Wednesday, May 27, 2009

Some Final Thoughts

As I think back over the two weeks of the scan tour, there are a few things that stand out. In all the countries we visited, bicycling and walking are considered to be components of larger initiatives such as sustainability, traffic safety, addressing climate change and creating a high quality of life for citizens and visitors. In general, there was a mindset that when traffic congestion was getting to be too great, the solution was not to add more capacity for motor vehicles, but to seek solutions to reduce the traffic. These solutions included increased costs for parking in city centers, bolstering public transportation and doing more to make bicycling and walking safe, comfortable and efficient ways to move around. We heard of the U.K. road user hierarchy that puts the various modes in this order: pedestrians, bicyclists, public transit, service vehicles, private vehicles. This kind of model leads to very livable downtowns based on people, not cars.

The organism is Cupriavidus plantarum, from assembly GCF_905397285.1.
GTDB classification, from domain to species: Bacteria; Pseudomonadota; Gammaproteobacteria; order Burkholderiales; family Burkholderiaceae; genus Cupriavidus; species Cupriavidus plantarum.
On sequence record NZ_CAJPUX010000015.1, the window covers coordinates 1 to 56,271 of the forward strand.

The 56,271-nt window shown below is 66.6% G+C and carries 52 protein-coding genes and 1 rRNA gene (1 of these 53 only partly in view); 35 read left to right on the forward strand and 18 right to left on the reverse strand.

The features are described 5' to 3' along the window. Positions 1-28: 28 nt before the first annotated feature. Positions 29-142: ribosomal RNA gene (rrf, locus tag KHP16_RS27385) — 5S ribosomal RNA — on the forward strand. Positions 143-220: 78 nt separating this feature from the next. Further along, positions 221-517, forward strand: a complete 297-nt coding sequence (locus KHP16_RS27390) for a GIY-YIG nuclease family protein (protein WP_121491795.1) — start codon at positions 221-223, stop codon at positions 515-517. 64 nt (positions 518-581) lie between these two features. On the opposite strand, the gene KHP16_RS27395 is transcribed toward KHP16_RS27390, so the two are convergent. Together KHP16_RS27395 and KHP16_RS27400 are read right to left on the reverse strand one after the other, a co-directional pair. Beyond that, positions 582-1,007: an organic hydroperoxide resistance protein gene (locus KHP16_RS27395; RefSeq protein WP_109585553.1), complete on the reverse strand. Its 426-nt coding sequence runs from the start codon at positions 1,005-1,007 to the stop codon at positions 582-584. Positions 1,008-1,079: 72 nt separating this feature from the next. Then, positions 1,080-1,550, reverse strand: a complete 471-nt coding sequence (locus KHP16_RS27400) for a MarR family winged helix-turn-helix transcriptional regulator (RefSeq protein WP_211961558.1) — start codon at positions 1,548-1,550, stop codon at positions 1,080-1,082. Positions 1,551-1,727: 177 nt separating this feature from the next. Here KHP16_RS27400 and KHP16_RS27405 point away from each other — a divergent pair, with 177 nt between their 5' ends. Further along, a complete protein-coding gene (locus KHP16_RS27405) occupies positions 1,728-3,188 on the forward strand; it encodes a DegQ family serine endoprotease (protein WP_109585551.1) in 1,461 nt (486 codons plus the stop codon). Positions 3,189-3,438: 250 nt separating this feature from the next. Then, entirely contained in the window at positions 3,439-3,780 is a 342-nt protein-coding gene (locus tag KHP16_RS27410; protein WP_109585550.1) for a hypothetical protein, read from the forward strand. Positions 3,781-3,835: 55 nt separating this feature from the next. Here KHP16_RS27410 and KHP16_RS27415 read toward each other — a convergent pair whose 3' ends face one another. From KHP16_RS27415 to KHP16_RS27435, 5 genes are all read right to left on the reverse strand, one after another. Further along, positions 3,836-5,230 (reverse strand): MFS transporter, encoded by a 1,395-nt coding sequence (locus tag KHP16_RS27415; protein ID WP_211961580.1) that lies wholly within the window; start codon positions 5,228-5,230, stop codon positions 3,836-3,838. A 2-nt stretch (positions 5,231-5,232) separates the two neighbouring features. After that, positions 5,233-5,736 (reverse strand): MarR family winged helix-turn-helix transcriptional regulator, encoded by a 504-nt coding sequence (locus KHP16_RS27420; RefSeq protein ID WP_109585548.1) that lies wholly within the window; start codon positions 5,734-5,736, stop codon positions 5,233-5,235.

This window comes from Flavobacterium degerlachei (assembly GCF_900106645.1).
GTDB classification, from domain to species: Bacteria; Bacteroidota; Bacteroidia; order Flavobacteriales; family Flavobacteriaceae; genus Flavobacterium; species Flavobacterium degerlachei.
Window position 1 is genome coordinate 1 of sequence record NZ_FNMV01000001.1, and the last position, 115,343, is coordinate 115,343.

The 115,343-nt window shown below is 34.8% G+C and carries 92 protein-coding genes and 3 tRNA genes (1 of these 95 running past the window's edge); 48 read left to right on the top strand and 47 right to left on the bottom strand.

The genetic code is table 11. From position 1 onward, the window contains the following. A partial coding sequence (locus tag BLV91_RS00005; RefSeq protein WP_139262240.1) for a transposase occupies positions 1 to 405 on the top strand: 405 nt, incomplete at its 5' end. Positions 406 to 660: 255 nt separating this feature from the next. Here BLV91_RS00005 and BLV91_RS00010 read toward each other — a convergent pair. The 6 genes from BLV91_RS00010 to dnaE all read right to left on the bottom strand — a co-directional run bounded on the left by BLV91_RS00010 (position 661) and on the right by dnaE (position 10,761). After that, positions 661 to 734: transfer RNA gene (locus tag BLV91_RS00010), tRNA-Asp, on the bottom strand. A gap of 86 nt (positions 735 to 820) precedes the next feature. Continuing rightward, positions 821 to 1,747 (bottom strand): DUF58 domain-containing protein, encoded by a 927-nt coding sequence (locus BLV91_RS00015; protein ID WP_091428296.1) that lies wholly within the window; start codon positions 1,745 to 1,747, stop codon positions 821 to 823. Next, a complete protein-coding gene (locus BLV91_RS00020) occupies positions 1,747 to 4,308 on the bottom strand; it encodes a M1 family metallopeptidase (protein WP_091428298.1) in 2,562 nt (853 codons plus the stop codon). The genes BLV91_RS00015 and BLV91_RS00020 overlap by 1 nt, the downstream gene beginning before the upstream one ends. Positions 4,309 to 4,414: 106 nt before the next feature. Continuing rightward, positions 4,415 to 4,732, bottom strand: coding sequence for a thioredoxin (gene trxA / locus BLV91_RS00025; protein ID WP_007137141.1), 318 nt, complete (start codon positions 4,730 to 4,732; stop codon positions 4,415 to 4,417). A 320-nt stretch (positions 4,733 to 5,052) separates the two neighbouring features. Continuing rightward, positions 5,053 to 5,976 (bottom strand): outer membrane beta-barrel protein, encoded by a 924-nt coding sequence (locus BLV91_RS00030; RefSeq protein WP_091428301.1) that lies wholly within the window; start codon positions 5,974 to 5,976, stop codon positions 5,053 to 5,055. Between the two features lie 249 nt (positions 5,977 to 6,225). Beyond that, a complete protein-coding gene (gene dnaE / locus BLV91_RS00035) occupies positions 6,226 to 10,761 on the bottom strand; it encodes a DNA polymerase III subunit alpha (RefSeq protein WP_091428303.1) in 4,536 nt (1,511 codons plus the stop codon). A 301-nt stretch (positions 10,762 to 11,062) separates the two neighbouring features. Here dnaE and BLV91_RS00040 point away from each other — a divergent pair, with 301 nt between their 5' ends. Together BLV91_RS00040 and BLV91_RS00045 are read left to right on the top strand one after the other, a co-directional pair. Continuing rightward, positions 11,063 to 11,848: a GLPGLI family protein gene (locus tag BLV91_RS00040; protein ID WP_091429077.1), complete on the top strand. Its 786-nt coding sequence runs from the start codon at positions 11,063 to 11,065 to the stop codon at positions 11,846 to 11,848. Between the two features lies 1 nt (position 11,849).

At our final team meeting, we sought to gain consensus on our "top ten" list to bring back to the U.S. for implementation. As we had hoped, we ended up with a mix of policy, education and infrastructure ideas that all fit under the traditional 4 E's of Education, Encouragement, Enforcement and Engineering.

It is clear that it takes both political will and targeted investment to raise bicycling, walking and public transit to the levels we observed during our trip. Clearly, we are at a time where many external factors and challenges point to bicycling and walking as key components to solve some of our pressing issues like climate change, energy independence, obesity epidemic and the decreased role of public life in our communities. Hopefully, with the inspiration of what we observed over the two weeks and some direction from a new administration in Washington, we are poised in the U.S. to begin a transportation revolution that will bring economic development and a more people-centered transport system to our citizens.

I look forward to working on achieving this over the coming years.

Change is a process, not an event.

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